Monday, April 12, 2010

Old Larch Tree


My good friends John and Kim had an old larch tree near their home that has for many years threatened to undermine the house and has steadily encroached on the power lines above. The local power company has lobbied several times to allow their crew to cut the majestic old tree down.

The ancient sentinel gave way to the chainsaw last week and in homage, Kim and John asked a family member to carve a statue in the remaining trunk.


In recent years, on the rivers feeding into the ocean on the Pacific Rim, there has been a resurgence of birds of prey. Most notable of these raptors are the majestic bald eagles. Fifty or sixty years ago, we never saw eagles in this area.

Deforestation and insecticide chemicals such as DDT had done a thorough job of decimating these beautiful birds.




Now that the chemicals are banned, the raptors are back. Not far from here, there is a large fir tree with a barren top and the eagles sit up there to hunt. This year a pair of peregrine falcons (!) has taken over the old snag by brute force, but that's a story for another day...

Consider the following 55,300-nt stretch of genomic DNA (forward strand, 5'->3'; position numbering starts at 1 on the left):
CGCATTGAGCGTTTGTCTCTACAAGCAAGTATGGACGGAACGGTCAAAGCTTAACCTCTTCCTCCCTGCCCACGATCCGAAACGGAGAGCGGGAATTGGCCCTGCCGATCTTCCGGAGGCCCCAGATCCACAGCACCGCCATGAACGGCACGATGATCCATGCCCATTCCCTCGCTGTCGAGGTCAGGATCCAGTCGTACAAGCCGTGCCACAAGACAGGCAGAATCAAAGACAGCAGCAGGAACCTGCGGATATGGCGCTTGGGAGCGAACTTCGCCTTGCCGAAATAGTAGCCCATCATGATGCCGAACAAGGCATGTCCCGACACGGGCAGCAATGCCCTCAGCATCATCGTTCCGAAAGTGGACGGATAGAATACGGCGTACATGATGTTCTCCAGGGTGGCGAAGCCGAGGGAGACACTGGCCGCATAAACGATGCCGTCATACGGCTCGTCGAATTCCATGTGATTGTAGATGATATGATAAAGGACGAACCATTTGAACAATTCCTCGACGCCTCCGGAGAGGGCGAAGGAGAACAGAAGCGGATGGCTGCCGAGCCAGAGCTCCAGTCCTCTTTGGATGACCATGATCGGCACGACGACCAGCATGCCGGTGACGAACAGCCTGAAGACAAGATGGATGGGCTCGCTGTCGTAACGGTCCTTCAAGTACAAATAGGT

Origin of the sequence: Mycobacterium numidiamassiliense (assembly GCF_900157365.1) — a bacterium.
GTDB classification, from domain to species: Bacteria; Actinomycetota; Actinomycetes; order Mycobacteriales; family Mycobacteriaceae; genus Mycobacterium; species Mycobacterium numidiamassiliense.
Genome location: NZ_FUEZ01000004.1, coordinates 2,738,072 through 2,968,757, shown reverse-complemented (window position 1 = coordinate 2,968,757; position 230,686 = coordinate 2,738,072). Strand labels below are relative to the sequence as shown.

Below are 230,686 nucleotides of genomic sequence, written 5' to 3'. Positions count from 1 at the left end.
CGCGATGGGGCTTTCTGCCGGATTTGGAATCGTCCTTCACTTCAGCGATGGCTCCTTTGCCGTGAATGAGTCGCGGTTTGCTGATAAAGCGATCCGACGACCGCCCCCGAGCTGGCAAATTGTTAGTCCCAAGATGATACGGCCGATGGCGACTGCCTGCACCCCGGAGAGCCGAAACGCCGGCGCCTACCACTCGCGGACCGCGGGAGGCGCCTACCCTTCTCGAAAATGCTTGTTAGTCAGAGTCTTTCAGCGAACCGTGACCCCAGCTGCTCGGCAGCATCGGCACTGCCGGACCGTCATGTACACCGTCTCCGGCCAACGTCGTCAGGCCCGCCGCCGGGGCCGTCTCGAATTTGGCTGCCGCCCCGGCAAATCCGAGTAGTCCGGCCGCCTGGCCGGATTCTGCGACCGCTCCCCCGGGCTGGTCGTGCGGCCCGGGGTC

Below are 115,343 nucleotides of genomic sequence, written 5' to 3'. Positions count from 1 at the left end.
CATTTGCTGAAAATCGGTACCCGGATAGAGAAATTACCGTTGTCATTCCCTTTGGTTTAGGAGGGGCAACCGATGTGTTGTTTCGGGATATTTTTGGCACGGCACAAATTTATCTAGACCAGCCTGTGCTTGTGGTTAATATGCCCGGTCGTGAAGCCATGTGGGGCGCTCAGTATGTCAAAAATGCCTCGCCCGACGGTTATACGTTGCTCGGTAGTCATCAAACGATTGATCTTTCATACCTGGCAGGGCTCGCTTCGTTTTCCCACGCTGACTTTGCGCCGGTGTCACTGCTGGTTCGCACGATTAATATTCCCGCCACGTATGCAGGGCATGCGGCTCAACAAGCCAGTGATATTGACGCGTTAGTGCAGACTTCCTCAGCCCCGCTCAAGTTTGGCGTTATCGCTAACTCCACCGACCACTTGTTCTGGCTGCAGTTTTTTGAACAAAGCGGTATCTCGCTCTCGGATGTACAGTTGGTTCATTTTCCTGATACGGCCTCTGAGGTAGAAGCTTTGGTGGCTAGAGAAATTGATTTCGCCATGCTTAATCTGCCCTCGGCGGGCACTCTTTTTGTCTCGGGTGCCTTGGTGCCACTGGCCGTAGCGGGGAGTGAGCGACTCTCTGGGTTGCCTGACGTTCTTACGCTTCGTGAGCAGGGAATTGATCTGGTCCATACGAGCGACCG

The statue is a monument to the struggle of nature that has played out on this river for millennia. The eagle, which is about five feet tall has just landed, with a salmon in it's talon. The entire carving has been done with a chainsaw. It's not finished yet and already the detail is impressive.





It's very sad that the old tree had to go, but what a fitting testament! I'm not a huge fan of chainsaw sculpture. You see it everywhere, being sold to tourists.
But this is a work of art.










April 16th update. Just got this photo of the finished eagle in the mail:











This weekend (April 17th and 18th) is the Depoe Bay Wooden Boat Show and Crab Feed in the "smallest harbor on earth". The first boat show of the season around here. More on that later.... Stay tuned!
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2 comments:

Glenn said...

I hope the rest of the tree gets milled into boat planking or yurt parts. Larch is good stuff, strong, high resin content, relatively rot resistant.

Glenn

michael b said...

I think the carver gets it. Family trade deal.
Welcome to the new economy.
Barter Forever! Leave the banks out...

The river gives us old trees now and then that would be perfect for boat lumber, if someone was ambitious enough to mill it up.
If you have any specific need, let me know and I'll watch for it. John always asks me if I think a log is worth milling into lumber when he snags a snag.
Dman